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Featured, Life in Madison

Garmin EDGE 705 – Bugs, Bells and Whistles

I got a new Garmin EDGE 705 bike computer about 6 weeks ago. I’ve been riding 3 or 4 times a week with Garmin and have synced to several applications and a web site. The Garmin EDGE 705 has great bells and whistles but the basic function, turn-by-turn directions, is buggy and unreliable.

What I bought: I bought the Garmin Edge 705, with the Heart Rate sensor, Speed/Cadence sensor & Data Card with Street Maps (SKU 010-00555-40). It came with version 2.2.0 of the firmware. I have also tried version 2.3.0 and 2.4.0.

What I like:

Installation: I love the fact that there is a single sensor that picks up both speed and cadence. The sensor is also sensitive so you don’t have to set it extremely close to the pedal or wheel for the device to work. The Garmin EDGE 705 discovers the peripherals automatically and flawlessly (at least for me. Others on the forum have talked about cadence problems).

Set Up: There are a lot of menus to cycle through to set up the device. This is a mixed vote from me. I like the ability to set up how each screen looks (how many data fields are show, what information is displayed in each data field, etc.). I have had to dig to find settings and I know that someplace I set the minimum speed for autopause. I have yet to figure out where I set that so I can change it.

Post Ride Data Analysis: This is where the bells and whistles ring out. The device syncs brilliantly and easily (for me, YMMV, see the Motion Based Forums) to the Garmin software on my Mac. It also syncs to the MotionBased web site (see the list of my rides in the sidebar on this site). I also bought Ascent from Montebello Software. The default Garmin software provides basic analysis of your ride data. MotionBased and Ascent provide detailed analysis some of which is pretty cool.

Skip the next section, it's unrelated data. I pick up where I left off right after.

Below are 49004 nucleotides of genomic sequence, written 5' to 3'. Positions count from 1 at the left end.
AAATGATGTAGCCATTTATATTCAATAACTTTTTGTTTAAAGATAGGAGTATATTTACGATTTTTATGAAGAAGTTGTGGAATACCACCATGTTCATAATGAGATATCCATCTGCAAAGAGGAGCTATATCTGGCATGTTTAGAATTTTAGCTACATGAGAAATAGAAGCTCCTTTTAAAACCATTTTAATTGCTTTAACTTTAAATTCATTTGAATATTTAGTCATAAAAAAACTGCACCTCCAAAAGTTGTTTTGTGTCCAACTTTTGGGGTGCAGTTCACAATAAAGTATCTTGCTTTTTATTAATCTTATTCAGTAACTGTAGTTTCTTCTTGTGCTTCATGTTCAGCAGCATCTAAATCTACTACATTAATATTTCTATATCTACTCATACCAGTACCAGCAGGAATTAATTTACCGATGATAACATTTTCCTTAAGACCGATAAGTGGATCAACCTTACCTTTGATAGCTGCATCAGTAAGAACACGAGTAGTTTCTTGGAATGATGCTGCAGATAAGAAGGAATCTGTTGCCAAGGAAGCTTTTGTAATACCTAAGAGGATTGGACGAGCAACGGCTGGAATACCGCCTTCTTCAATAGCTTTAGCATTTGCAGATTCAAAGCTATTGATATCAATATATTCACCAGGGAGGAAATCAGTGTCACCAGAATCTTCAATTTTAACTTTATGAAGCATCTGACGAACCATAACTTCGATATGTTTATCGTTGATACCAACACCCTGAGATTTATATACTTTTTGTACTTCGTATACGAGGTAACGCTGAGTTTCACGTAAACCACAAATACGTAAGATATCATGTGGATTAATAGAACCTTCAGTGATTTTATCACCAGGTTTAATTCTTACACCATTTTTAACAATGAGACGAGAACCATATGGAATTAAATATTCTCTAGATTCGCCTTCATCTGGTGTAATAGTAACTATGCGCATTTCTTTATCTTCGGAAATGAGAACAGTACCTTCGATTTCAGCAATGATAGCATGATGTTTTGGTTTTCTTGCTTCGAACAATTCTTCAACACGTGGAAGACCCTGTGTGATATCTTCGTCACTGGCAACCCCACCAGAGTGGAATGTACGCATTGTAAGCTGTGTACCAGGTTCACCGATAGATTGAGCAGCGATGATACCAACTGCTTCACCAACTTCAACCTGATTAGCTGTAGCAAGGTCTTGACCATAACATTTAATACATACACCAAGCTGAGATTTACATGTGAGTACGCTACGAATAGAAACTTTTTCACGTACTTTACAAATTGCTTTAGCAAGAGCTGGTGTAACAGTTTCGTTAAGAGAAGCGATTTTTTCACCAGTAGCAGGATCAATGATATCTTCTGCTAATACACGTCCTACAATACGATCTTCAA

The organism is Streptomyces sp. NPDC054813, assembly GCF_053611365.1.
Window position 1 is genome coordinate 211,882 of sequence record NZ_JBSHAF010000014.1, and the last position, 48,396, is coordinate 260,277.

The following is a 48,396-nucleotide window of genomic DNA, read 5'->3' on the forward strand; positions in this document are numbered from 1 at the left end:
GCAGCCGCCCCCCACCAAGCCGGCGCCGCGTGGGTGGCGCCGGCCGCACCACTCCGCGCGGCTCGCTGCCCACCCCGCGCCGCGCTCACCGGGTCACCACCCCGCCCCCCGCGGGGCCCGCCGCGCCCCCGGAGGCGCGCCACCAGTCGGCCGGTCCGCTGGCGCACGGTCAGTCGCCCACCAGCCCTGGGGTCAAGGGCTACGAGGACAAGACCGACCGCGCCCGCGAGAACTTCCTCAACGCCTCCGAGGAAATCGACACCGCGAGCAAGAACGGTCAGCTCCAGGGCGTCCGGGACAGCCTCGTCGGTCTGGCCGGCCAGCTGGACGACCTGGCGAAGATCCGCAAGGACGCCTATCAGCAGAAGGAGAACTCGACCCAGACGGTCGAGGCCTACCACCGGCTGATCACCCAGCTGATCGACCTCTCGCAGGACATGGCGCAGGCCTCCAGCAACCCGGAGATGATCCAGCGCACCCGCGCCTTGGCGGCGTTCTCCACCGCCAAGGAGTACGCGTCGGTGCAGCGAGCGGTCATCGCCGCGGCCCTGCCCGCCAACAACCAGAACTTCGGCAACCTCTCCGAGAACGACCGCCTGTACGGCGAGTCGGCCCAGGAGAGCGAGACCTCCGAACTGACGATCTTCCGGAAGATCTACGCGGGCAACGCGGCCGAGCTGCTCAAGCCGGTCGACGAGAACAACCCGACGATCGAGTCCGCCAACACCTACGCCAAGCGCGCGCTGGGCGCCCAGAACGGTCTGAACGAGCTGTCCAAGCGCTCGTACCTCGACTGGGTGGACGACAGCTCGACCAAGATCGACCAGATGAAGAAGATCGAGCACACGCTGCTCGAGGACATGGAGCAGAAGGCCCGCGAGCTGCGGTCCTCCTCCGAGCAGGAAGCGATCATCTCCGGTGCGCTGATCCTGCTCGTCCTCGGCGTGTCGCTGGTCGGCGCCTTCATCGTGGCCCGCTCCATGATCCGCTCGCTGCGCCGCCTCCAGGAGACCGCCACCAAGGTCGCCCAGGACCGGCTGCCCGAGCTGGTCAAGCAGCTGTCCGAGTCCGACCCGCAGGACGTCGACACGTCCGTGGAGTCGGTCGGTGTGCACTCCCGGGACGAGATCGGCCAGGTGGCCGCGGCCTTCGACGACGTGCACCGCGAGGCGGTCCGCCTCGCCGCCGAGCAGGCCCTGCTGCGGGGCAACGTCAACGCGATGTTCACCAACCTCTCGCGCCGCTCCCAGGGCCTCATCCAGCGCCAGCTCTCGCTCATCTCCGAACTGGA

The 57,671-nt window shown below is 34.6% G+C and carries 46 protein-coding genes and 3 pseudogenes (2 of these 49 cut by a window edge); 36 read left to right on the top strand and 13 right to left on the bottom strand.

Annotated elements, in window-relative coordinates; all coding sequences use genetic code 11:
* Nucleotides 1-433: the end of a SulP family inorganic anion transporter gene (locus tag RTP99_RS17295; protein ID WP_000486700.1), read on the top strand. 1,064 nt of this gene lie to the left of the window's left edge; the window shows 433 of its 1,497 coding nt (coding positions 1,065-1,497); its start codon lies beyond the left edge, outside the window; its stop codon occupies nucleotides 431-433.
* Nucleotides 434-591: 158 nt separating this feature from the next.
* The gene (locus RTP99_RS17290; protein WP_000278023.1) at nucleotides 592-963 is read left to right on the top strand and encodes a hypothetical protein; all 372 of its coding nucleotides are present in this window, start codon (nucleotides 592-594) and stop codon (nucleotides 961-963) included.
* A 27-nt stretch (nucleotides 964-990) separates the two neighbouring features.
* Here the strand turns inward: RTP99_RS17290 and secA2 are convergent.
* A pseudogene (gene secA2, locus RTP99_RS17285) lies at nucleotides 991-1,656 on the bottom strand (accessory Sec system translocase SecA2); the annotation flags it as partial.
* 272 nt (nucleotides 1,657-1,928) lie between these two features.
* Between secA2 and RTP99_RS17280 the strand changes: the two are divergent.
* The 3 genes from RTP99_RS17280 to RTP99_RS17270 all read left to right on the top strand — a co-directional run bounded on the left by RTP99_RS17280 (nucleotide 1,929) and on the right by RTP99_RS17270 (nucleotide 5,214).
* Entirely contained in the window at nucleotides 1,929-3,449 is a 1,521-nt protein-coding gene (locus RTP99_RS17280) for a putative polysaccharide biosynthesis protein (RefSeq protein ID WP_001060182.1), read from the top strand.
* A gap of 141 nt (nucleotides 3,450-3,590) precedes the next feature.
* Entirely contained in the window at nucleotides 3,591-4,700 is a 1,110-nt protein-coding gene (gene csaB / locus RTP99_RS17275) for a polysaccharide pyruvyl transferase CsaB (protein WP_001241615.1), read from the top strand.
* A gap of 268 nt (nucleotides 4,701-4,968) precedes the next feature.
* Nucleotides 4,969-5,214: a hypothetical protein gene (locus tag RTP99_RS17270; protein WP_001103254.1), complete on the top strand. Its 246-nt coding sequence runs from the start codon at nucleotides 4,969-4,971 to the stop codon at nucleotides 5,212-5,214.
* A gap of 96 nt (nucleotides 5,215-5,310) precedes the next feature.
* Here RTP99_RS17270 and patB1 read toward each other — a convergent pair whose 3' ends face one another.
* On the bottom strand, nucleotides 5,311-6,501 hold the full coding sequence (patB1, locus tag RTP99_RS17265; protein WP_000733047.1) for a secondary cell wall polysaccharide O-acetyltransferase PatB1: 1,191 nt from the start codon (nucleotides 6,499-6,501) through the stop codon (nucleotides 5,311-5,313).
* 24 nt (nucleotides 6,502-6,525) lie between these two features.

What I don’t like:

Turn-By-Turn Navigation: Supposedly, you can load a GPS Track File (in GPX format) into the Garmin. You then tell the Garmin that you want to follow that track. The Garmin will navigate you around the route. Supposedly. I have tried to get this to work a half dozen times. I have created GPX Track files in GMap-Pedometer, Google Maps and MapMyRide.com. I have tried making sure that the start and end points aren’t near each other.

This has never worked correctly. I’ve had the device start to tell me to make u-turns in the middle of my ride. I’ve had the unit tell me to make a turn 5 miles early, then shut off. I’ve had the unit say that I should cut through a barn and corn field though I preferred to stay on the road.

I do have hopes that Garmin will patch the software so turn-by-turn works. Garmin does seem to be responsive to their users and they do seem to issue patches regularly.

Managing the Buttons: You need to push and hold the power button to on the Garmin. You need to push the timer start at the beginning of the ride. You must push timer stop at the end of the ride or the Garmin will keep recording even though your wheel isn’t turning. The Garmin added the drive back from one ride to my total ride. I could hear it chirping away as I drove home. Compare that to my simple CatEye computer that just starts and stops on its own or my Polar that I needed to push start but it could figure out the ride was over all by itself. It feels like I need to pay more attention to managing my cycle computer than I really want to.

Software Updates, Syncing et al: All of this works flawlessly (so far) but it is another device that gets software updates and that you need to sync to your computer. It is fine but just another digital device to fuss with.

Conclusion:

The set-up is easy. The unit will automatically calibrate for wheel size and speed. The post ride data analysis is great. It makes it dead simple to keep a work-out log. The turn-by-turn doesn’t work so I still ride with a paper map to navigate by. I would love to be able to rely on this device for navigation when I’m riding. It is fussier than other computers that I have used but the post-ride data analysis is a beautiful thing.

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About jimphelps

Chair, ITANA Enterprise Architect, Sr. IT Architect; UW-Madison

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